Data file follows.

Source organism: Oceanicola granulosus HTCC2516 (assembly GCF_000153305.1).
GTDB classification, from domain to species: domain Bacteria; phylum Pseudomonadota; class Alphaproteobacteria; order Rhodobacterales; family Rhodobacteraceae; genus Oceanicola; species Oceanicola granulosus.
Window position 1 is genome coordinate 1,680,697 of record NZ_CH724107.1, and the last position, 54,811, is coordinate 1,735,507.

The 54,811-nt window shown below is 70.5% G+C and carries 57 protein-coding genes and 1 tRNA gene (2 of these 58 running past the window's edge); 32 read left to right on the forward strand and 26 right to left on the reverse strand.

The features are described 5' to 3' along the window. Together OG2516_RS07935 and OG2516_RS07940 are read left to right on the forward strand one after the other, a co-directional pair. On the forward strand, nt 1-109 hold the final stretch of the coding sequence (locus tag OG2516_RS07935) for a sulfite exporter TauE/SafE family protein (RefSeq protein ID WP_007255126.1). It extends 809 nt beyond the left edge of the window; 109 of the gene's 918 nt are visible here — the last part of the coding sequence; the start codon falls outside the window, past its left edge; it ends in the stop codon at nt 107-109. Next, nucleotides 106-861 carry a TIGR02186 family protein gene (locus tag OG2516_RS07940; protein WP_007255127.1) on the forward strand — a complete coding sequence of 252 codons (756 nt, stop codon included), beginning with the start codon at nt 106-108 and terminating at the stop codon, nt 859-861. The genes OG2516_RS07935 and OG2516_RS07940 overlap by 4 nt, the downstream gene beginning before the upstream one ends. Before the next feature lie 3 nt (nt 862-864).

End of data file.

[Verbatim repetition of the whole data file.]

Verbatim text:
Source organism: Oceanicola granulosus HTCC2516 (assembly GCF_000153305.1).
GTDB classification, from domain to species: domain Bacteria; phylum Pseudomonadota; class Alphaproteobacteria; order Rhodobacterales; family Rhodobacteraceae; genus Oceanicola; species Oceanicola granulosus.
Window position 1 is genome coordinate 1,680,697 of record NZ_CH724107.1, and the last position, 54,811, is coordinate 1,735,507.

The 54,811-nt window shown below is 70.5% G+C and carries 57 protein-coding genes and 1 tRNA gene (2 of these 58 running past the window's edge); 32 read left to right on the forward strand and 26 right to left on the reverse strand.

The features are described 5' to 3' along the window. Together OG2516_RS07935 and OG2516_RS07940 are read left to right on the forward strand one after the other, a co-directional pair. On the forward strand, nt 1-109 hold the final stretch of the coding sequence (locus tag OG2516_RS07935) for a sulfite exporter TauE/SafE family protein (RefSeq protein ID WP_007255126.1). It extends 809 nt beyond the left edge of the window; 109 of the gene's 918 nt are visible here — the last part of the coding sequence; the start codon falls outside the window, past its left edge; it ends in the stop codon at nt 107-109. Next, nucleotides 106-861 carry a TIGR02186 family protein gene (locus tag OG2516_RS07940; protein WP_007255127.1) on the forward strand — a complete coding sequence of 252 codons (756 nt, stop codon included), beginning with the start codon at nt 106-108 and terminating at the stop codon, nt 859-861. The genes OG2516_RS07935 and OG2516_RS07940 overlap by 4 nt, the downstream gene beginning before the upstream one ends. Before the next feature lie 3 nt (nt 862-864).